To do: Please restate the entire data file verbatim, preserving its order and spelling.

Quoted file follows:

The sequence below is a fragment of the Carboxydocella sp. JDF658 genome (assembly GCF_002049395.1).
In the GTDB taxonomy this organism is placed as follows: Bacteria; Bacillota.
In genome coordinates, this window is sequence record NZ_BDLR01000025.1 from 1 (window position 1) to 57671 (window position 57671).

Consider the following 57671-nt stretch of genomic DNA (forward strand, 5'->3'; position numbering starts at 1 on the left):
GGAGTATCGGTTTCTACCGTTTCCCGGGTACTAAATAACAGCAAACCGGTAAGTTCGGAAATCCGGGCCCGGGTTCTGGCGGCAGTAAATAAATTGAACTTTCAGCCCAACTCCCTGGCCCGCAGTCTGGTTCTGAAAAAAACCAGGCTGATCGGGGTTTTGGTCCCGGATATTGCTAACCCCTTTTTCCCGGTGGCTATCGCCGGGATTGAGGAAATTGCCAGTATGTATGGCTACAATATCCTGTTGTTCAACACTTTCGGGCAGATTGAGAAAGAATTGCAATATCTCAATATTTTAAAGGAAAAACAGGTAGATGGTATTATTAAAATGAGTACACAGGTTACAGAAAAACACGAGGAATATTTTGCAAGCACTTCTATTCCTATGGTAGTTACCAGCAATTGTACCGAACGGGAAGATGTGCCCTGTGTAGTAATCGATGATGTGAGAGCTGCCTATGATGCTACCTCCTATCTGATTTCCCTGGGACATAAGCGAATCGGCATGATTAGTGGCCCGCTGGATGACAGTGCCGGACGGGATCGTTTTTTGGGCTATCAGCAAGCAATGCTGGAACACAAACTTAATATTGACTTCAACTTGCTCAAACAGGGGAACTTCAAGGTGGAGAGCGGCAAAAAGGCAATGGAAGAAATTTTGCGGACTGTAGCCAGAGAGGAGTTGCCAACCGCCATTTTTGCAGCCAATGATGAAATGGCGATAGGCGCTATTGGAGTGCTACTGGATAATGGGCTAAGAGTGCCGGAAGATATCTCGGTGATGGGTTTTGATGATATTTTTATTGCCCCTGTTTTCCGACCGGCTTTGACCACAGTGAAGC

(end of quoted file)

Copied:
The sequence below is a fragment of the Carboxydocella sp. JDF658 genome (assembly GCF_002049395.1).
In the GTDB taxonomy this organism is placed as follows: Bacteria; Bacillota.
In genome coordinates, this window is sequence record NZ_BDLR01000025.1 from 1 (window position 1) to 57671 (window position 57671).

Consider the following 57671-nt stretch of genomic DNA (forward strand, 5'->3'; position numbering starts at 1 on the left):
GGAGTATCGGTTTCTACCGTTTCCCGGGTACTAAATAACAGCAAACCGGTAAGTTCGGAAATCCGGGCCCGGGTTCTGGCGGCAGTAAATAAATTGAACTTTCAGCCCAACTCCCTGGCCCGCAGTCTGGTTCTGAAAAAAACCAGGCTGATCGGGGTTTTGGTCCCGGATATTGCTAACCCCTTTTTCCCGGTGGCTATCGCCGGGATTGAGGAAATTGCCAGTATGTATGGCTACAATATCCTGTTGTTCAACACTTTCGGGCAGATTGAGAAAGAATTGCAATATCTCAATATTTTAAAGGAAAAACAGGTAGATGGTATTATTAAAATGAGTACACAGGTTACAGAAAAACACGAGGAATATTTTGCAAGCACTTCTATTCCTATGGTAGTTACCAGCAATTGTACCGAACGGGAAGATGTGCCCTGTGTAGTAATCGATGATGTGAGAGCTGCCTATGATGCTACCTCCTATCTGATTTCCCTGGGACATAAGCGAATCGGCATGATTAGTGGCCCGCTGGATGACAGTGCCGGACGGGATCGTTTTTTGGGCTATCAGCAAGCAATGCTGGAACACAAACTTAATATTGACTTCAACTTGCTCAAACAGGGGAACTTCAAGGTGGAGAGCGGCAAAAAGGCAATGGAAGAAATTTTGCGGACTGTAGCCAGAGAGGAGTTGCCAACCGCCATTTTTGCAGCCAATGATGAAATGGCGATAGGCGCTATTGGAGTGCTACTGGATAATGGGCTAAGAGTGCCGGAAGATATCTCGGTGATGGGTTTTGATGATATTTTTATTGCCCCTGTTTTCCGACCGGCTTTGACCACAGTGAAGC